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Sebastián Piñera, former president of Chile, dies in helicopter accident

Sebastián Piñera, a two-time former president of Chile, died Tuesday in a helicopter accident. He was 74.

Chile Interior Minister Carolina Tohá confirmed the death of the former president. No further details were immediately released about the cause of the accident.

Piñera was among four passengers in the aircraft, and the others are "out of danger," Tohá said in televised remarks Tuesday afternoon.

"A few moments ago we received confirmation from police that the navy was able to reach the place where the accident happened and they recovered the corpse of former president Piñera, who died," Tohá said, adding that Chilean President Gabriel Boric has ordered a state funeral and declared a few days of national mourning.

Chilean media Tuesday afternoon shared a statement published by Piñera's office confirming his death. 

"During the afternoon of this Tuesday, February 6, 2024, the former president suffered an aerial crash in the Los Ríos Region," the statement said, adding, "We appreciate the massive expressions of affection and concern that we have received during these bitter hours."

Heads Of State Gather For XVI Presidential Summit Of The Pacific Alliance
Sebastián Piñera during a presidential summit in Colombia in 2022. Nathalia Angarita/Bloomberg via Getty Images

President Boric delivered an address in which he said he was in touch with former presidents Eduardo Frei, Ricardo Lagos and Michele Bachelet, all of whom "will do everything possible to participate in his funeral."

"We are all Chile, and we should dream it, draw it and build it together," Boric said, quoting Piñera. "We send a big hug to his family and loved ones in these hard times."

Piñera served as president from 2010 to 2014 and again from 2018 to 2022. He led the South American nation during devastating natural disasters, including the fallout of an earthquake and a tsunami.

He also governed during the coronavirus pandemic and placed Chile among the top five countries for vaccination rates for the illness.

His legacy is marred by violent police repression in October 2019 against protesters who were demonstrating against the country's education, health and pension systems.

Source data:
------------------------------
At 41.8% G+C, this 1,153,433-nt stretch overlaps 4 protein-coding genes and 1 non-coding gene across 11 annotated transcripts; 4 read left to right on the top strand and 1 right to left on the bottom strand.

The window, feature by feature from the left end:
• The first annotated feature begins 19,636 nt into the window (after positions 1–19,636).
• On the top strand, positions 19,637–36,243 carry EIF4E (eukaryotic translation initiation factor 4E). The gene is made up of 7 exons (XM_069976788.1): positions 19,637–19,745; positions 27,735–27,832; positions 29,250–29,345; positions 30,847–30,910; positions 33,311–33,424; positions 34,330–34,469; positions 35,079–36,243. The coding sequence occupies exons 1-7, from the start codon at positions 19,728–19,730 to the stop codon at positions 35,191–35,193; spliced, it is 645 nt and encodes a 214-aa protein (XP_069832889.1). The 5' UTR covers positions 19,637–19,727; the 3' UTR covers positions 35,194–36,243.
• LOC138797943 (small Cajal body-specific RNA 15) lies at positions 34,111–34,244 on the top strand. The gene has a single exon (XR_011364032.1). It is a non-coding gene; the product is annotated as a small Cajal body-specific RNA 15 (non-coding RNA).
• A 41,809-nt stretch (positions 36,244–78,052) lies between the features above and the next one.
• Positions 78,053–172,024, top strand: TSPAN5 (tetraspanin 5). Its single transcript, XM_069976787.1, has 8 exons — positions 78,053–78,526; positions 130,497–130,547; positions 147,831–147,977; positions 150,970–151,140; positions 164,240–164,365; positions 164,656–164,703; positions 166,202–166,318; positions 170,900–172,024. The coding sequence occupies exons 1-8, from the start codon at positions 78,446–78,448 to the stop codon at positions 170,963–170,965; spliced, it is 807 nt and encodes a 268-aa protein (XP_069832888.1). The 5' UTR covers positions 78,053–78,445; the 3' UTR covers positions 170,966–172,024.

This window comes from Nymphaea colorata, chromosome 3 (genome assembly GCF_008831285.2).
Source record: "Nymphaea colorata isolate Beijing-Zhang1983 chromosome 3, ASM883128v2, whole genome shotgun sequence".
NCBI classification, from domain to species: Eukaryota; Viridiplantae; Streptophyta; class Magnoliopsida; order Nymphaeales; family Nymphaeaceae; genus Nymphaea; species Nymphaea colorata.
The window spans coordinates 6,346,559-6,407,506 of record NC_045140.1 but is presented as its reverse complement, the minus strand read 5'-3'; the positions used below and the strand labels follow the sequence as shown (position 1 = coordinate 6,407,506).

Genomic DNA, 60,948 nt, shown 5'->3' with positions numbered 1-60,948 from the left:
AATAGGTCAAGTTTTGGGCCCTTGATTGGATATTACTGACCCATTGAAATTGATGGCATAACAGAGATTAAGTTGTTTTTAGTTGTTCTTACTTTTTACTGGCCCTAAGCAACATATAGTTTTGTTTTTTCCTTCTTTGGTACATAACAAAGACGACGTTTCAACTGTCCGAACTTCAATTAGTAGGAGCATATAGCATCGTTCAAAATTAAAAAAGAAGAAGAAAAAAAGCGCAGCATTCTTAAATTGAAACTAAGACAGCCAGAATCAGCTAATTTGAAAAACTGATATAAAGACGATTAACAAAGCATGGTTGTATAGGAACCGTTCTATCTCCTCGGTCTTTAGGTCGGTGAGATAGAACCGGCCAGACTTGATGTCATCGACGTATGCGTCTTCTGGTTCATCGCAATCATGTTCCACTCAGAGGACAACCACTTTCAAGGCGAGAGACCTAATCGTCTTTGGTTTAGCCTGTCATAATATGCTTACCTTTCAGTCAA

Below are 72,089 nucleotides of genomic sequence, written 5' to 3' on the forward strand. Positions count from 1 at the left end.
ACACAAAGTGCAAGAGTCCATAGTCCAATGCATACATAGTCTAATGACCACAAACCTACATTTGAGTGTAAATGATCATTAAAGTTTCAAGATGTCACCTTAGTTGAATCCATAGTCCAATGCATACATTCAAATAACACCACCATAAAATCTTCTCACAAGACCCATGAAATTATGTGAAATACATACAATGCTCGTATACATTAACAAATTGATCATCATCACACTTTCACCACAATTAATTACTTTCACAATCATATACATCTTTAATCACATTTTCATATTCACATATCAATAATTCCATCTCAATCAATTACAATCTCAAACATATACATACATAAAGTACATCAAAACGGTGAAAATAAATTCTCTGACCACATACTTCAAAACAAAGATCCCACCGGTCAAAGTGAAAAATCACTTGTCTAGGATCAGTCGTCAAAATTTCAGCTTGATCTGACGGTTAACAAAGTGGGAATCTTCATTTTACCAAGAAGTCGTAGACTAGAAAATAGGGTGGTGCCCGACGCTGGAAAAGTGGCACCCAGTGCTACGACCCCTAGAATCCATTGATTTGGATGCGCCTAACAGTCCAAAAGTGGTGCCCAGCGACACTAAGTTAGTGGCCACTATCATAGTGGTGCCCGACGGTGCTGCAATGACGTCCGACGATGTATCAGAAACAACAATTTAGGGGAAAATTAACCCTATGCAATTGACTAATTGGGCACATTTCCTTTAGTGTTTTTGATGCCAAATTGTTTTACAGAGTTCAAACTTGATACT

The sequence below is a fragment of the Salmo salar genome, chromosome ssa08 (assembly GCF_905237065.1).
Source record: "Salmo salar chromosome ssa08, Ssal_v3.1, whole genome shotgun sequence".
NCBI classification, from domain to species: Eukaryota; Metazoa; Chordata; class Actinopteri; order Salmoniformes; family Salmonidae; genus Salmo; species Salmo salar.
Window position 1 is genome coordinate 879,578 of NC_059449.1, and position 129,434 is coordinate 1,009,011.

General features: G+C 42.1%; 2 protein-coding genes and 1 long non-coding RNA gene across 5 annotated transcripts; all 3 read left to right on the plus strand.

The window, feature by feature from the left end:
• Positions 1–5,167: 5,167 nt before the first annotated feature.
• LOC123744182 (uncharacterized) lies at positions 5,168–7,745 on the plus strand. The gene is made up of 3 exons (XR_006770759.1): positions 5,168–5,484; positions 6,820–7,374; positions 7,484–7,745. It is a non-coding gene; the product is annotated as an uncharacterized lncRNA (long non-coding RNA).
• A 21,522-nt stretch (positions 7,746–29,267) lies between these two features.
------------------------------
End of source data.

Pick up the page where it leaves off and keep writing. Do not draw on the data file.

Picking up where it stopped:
Tens of thousands of protesters swarmed Chile's capital during the 2019 protests, setting up fiery barricades and clashing with riot police after an apology and promises of reform from Piñera failed to calm the unrest that had led to at least 18 deaths.

The movement started with anger at a small rise in subway fares, but blew up into protests demanding improvements in education, health care and wages in one of Latin America's wealthiest, but most unequal nations.

National Strike And Protests Against President Piñera
Thousands of Chileans march to protest inequality in 2019. Marcelo Hernandez via Getty Images

The social unrest ultimately led to two attempts to update the constitution inherited from the military government, but both have failed.

Piñera was the owner of the fifth largest fortune in Chile, estimated at some $3 billion. He worked as an academic in several universities for almost 20 years and as a consultant for the Inter-American Development Bank and the World Bank.

As a businessman in the 1970s through the 1990s, he worked in a variety of industries, including real estate. He held shares in major airlines and telecommunication, real estate and electricity companies. He also created one of the largest credit card companies in the country. In 2009, he handed over the management of his businesses to others.

He entered politics representing the center-right. However, when he served as an independent senator, he voted against extending the rule of dictator Augusto Pinochet (1973-1990).

He ran three times for president of Chile. In 2006, he lost to socialist Michelle Bachelet; then in 2010 he defeated former president Frei. Four years later, in 2018, he won a second four-year term after defeating a leftist independent.

Twelve days before the beginning of his first term, an 8.8 magnitude earthquake and a tsunami claimed the lives of 525 people and devastated the infrastructure of central-southern Chile.

Piñera's government agenda was postponed in order to take on emergency reconstruction. In 2010, he also led the unprecedented rescue of 33 miners trapped for 69 days at the bottom of a mine, which captured the world's attention.

Brazilian President Luiz Inacio Lula da Silva wrote on social media that it was sad that Piñera had died so "abruptly."

Argentinian President Javier Milei sent condolences, as did his predecessor, Cristina Fernández de Kirchner.

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